David Lewis Talking Tech & Audio
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Are you afraid of iOS updates?

Don’t be…you’ll be safer with the latest iOS update

iOS updates

We all get them. Those notifications that innocuously pop-up telling us there is an operating system update that requires our attention. And yet, so many folk just keep dismissing these warnings as if they are some intrusion upon their day. In this blog, I will tell you why it’s safe and important to update your iOS.

So, what are you scared of?

I know only too well, we are all taught to be super aware of scams. And rightly so, too. But software updates generally are not served to us via email, rather through a notification from our desktops, laptops, or devices.

Let’s look at the latest iOS update that came out last week, 15.3. As you may have read in another one of my blogs, there was nothing fun or fancy about this one. All the good stuff is still in beta on 15.4 which will be out later this year. On that version, we will have all the bits we love, new emojis, buttons and layouts, and the uptake on that update will doubtless be significantly higher, because of those bells and whistles.

But 15.3 is here predominantly for your safety. It contains numerous bug and glitch fixes, but most importantly, safety features. Features that could save you from all sorts of harm online and possibly even help to avoid being hacked. Yet still, so very many iPhone users shirk it. I thought it may be worth delving a little deeper as to why this is.

Attention & focus

These pesky notifications are both annoying and distracting. Look, I am no puritan here, my teeth grind as much as the next person’s when I see them pop up. Inevitably, it will be as I am trying to concentrate on something, like writing these blogs for instance. In this instance, I try to write as distraction free as possible in full-screen mode to avoid as many distractions as possible so as not to lose my thread.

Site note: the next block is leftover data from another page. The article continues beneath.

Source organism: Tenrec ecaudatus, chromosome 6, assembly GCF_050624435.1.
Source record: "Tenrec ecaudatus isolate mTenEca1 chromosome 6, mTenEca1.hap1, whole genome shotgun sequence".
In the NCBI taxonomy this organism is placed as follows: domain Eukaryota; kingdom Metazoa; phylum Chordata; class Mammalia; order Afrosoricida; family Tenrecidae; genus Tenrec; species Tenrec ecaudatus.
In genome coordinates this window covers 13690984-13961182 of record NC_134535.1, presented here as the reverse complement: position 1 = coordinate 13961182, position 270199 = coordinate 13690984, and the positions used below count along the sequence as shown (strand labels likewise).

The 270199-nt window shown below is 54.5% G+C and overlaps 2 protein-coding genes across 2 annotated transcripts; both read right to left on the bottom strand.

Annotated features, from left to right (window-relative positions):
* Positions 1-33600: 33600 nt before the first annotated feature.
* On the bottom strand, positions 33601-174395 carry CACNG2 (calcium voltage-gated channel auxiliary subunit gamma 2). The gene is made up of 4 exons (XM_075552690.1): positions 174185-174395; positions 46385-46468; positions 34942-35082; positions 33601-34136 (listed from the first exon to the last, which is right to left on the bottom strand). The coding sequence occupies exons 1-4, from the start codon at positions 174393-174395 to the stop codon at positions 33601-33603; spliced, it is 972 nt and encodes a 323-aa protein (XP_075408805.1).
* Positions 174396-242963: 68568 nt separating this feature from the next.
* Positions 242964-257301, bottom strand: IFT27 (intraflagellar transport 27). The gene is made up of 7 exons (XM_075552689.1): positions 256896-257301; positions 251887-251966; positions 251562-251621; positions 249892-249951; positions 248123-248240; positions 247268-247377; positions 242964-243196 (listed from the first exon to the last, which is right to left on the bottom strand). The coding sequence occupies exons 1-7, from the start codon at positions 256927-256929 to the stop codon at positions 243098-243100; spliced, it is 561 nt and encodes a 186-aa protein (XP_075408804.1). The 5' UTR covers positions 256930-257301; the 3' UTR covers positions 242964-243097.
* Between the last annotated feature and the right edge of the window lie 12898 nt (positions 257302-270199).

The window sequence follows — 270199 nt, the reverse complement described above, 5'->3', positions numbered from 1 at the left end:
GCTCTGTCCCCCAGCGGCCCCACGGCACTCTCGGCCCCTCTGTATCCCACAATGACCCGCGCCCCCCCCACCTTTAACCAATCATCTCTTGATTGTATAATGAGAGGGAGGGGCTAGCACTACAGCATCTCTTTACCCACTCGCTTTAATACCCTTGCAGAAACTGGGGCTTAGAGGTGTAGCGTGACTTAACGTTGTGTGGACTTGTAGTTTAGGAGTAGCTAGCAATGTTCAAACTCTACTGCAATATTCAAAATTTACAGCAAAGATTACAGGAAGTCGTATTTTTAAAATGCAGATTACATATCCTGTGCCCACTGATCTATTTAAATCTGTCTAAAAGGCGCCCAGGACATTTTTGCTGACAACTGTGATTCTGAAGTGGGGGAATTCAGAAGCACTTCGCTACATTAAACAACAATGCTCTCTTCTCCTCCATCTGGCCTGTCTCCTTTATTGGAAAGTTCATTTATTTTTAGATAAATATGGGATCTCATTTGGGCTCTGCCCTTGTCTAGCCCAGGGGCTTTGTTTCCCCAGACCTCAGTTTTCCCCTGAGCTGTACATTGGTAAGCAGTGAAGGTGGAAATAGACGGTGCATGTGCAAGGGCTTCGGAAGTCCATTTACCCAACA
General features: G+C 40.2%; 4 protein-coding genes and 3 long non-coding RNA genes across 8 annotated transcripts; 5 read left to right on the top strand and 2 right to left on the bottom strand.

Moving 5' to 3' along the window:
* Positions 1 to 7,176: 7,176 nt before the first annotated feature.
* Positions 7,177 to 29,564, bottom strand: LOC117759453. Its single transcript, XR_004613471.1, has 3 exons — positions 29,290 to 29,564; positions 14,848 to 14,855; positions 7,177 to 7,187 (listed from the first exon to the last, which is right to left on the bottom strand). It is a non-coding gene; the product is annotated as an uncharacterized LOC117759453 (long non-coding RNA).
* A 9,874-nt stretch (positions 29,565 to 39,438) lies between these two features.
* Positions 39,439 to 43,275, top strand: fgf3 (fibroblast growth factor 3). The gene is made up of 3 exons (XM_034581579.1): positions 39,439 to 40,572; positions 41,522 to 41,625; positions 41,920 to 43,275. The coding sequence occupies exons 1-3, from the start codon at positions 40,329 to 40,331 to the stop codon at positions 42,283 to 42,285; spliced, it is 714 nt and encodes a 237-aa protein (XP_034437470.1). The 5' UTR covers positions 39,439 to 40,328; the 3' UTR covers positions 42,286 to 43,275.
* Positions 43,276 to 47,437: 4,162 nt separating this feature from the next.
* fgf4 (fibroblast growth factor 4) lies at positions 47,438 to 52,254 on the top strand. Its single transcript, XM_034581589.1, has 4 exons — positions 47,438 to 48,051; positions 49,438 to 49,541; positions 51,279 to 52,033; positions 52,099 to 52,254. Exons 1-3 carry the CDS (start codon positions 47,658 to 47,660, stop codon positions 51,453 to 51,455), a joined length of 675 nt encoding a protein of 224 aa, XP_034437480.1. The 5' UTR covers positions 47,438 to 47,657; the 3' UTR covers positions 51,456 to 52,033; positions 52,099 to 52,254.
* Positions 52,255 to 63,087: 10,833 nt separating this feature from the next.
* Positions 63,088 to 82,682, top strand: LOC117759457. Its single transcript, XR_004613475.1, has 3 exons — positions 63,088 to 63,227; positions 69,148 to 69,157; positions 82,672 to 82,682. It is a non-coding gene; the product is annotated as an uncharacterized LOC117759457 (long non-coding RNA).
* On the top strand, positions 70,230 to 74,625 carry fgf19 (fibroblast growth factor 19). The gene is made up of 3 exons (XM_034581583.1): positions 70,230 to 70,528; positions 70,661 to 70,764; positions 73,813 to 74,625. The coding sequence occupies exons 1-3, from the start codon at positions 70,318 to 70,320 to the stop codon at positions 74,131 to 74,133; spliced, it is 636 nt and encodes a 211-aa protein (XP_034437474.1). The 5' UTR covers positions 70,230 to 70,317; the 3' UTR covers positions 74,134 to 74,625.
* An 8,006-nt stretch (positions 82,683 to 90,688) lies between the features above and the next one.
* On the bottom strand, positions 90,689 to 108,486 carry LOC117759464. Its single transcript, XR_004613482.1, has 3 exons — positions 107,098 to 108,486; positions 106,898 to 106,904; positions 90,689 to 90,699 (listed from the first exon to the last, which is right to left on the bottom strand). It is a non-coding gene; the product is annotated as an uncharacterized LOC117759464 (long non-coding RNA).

Updates do cause stress and ruin focus. I seem to remember that on the Windows platform it is even worse, but on Ma and iOS we still get our fair few. Check out on Google for the number of searches for ‘how to disable updatesand you’ll see what I mean.

In fact, whilst researching the blog, I came across an article from a Swedish professor who cited the notifications actually act as harmful stimuli. On a fairly hum-drum average day at the desk, there may not be much that stresses us, which is a good thing. But that also means the brain’s receptors are free for stressors to attack, and these updates can cause an increase in hormones such as cortisol. We feel affronted by the violation of our attention, and that our focus is no longer on the current task in-hand.

Win or lose?

When asked in some recent surveys, there seem to be regular answers given as to why users avoid updates;

  • Worried about the validity of the update
  • There being no real benefit
  • Takes too long
  • Lack of clarity as to what the update will bring
  • Data loss
  • Taking up too much storage

All of these are valid concerns, granted, but I am pretty convinced that no corporate would send out an update with known issues. Don’t forget, these really are here in the first place to help to protect us.

A study of 1,000 people by Router-Network found that just 43% of iOS users update their devices as soon as a new release is available. Apparently, there is still around 15% of iOS users that never update their devices!

The silent route

Apple is the master of the silent updates, happening in the background when the data shows we are not being productive. That is all well and good, but of course, even that method will have its flaws. You may be away from a power source or not on a network, for example. So, although this would on first sight seem a winner, it does have its limitations.

Get it done – it’s one less thing to worry you

So, the next time you get that pesky little notification pop-up in the top-right corner of your Mac or message on your iOS device, rather than dismiss it, stop the prevarication and just hit download & install. You’ll be safer eventually, open to fewer cyberattacks, and also ensure your device is running as smoothly as possible. Honestly, in not doing so, you are the only loser.

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First published http://talkingtechandaudio.com/blog 3rd February 2022

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